Kasper Due
Kasper Due's Blog

Follow

Kasper Due's Blog

Follow

Building my personal website - Part 2: Displaying my blog on my site with Hashnode API

Kasper Due's photo
Kasper Due
ยทFeb 5, 2023ยท

3 min read

Table of contents

  • Querying the Hashnode API from Next.js with Fetch API

So far we've created the MVP of my website and deployed and hosted it on Vercel which I have a walkthrough on here. It is a simple website, and only displays the necessary information, but we want to implement some dynamic features and showing my posts on my site is the perfect way to start.

One thing I need to have in mind when it comes to my website is to reduce the manual work done and lower the maintenance. I want the site to show the info dynamically on my site and update automatically meaning I need one single data source. I'm writing my articles on Hashnode API and can query the data for display so that i don't need to export the markdown to my site and deploy it.

The Hashnode API is built with GraphQL and has a UI to test and build your query and mutations.

Querying the Hashnode API from Next.js with Fetch API

Now we have the simple GraphQL query to query our posts. We want the leverage the SEO benefit of the content from my posts, and therefore we will fetch all the posts serverside and ship it to the client. The code snippet below also shows the implementation of passing the page argument to the query so we can keep loading the next chunk of articles.

const fetchPosts = async (page: number) => {
  const headers = {
    "content-type": "application/json",
  };
  const requestBody = {
    query: `query  fetchPosts($page: Int) {
      user(username:"kasp9023") {
         publication {
          posts(page: $page) {
            title
            slug
            dateAdded
            brief
          }
        } 
      }
    }`,
    variables: {
      page,
    },
  };
  const options = {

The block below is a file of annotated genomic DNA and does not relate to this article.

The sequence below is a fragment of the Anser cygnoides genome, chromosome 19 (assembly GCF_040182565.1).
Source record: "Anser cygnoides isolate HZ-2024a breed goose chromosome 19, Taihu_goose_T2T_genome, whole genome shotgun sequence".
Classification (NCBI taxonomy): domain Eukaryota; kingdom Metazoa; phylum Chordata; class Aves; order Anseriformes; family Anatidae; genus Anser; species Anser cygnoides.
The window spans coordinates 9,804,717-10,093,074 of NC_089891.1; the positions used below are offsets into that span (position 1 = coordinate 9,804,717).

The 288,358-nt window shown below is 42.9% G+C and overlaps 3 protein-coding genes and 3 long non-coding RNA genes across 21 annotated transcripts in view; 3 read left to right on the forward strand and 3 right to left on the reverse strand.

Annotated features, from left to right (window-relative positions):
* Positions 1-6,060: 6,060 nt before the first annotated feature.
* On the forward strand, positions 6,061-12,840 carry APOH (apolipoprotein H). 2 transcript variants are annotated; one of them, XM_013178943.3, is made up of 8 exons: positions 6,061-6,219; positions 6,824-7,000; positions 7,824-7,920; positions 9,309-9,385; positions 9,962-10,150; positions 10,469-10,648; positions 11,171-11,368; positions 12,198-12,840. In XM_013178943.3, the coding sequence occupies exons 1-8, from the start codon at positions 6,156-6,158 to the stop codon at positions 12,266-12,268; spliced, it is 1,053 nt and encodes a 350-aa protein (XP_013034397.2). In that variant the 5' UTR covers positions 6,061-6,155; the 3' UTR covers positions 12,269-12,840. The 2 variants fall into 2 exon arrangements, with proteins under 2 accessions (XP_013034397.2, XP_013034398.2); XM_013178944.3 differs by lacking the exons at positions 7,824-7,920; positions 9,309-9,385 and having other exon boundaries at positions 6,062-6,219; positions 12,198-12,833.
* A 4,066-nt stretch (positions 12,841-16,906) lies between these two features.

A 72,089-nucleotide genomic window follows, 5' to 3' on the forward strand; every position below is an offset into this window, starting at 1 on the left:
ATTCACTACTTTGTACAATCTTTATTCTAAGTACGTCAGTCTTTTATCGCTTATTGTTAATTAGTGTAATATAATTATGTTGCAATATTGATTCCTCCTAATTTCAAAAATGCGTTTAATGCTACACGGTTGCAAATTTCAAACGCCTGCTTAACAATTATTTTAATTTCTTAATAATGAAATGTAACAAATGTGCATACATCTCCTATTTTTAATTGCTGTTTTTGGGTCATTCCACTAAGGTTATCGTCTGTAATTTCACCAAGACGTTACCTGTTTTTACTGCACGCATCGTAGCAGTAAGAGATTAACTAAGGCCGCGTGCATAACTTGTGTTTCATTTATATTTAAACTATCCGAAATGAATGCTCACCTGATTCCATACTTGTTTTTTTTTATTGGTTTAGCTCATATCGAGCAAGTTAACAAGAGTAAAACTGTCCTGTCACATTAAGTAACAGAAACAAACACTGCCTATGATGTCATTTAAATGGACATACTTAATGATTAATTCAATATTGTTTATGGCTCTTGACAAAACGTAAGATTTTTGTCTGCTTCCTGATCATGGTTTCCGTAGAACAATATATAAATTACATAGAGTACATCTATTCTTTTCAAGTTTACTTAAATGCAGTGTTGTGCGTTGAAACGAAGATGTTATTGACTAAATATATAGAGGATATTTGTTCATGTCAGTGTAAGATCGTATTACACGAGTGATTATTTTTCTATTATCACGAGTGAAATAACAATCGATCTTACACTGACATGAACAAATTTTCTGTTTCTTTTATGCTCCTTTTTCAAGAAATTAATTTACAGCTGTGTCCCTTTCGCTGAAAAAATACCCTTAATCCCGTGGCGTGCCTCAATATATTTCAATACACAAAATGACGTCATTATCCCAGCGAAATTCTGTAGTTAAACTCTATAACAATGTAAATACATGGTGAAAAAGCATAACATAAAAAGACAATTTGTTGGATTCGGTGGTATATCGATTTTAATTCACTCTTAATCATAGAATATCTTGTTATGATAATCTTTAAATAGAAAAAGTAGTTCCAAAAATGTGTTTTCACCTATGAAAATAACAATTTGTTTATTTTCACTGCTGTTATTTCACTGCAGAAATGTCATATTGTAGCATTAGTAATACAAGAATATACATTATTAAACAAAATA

method: "POST",
    headers,
    body: JSON.stringify(requestBody),
  };

  const response = await fetch("https://api.hashnode.com", options);
  const data = await response.json();

  const {
    data: {
      user: {
        publication: { posts },
      },
    },
  } = data;

  return posts;
};

This is just a really simple way to fetch the posts without any premature optimization or grabbing some third-party libraries to enhance the functionality. I could have gone with Apollo or React Query, but this does the job and at the same time, no third-party libraries are needed!

Then we are fetching the posts in the GetServerSideProps function provided by Next.js and send the posts as props to the client before interacting over each post and rendering the following component the show the post summary

function Post({ post }: { post: Post }) {
  return (
    <a
      href={`https://blog.kasperdue.com/${post.slug}`}
      rel="noref noreferrer"
      target="_blank"
    >
      <div className="d-flex mb-16">
        <h3 className="mb-4 text-4xl font-extrabold text-slate-800">
          {post.title}
        </h3>
        <p className="font-light text-slate-700">{post.brief}</p>
      </div>
    </a>
  );
}

Now every post from page 0 will be displayed as the initial post that is loaded. At the bottom "Load More" button is implemented which has a click event attached that calls the following function to load more posts and append them to the existing posts.

  const loadMorePosts = async () => {
    setIsLoading(true);
    const newPage = page + 1;
    const newPosts = await fetchPosts(newPage);
    setAllPosts([...allPosts, ...newPosts]);
    setPage(newPage);
    setIsLoading(false);
  };

The final result is the following and we still haven't compromised with any of the Lighthouse metrics at all! ๐ŸŽ‰

Thanks for reading along! Let's see what the next feature we will implement.

Check out my website at kasperdue.com or i you have any question, reach out to me on LinkedIn

ย 
Share this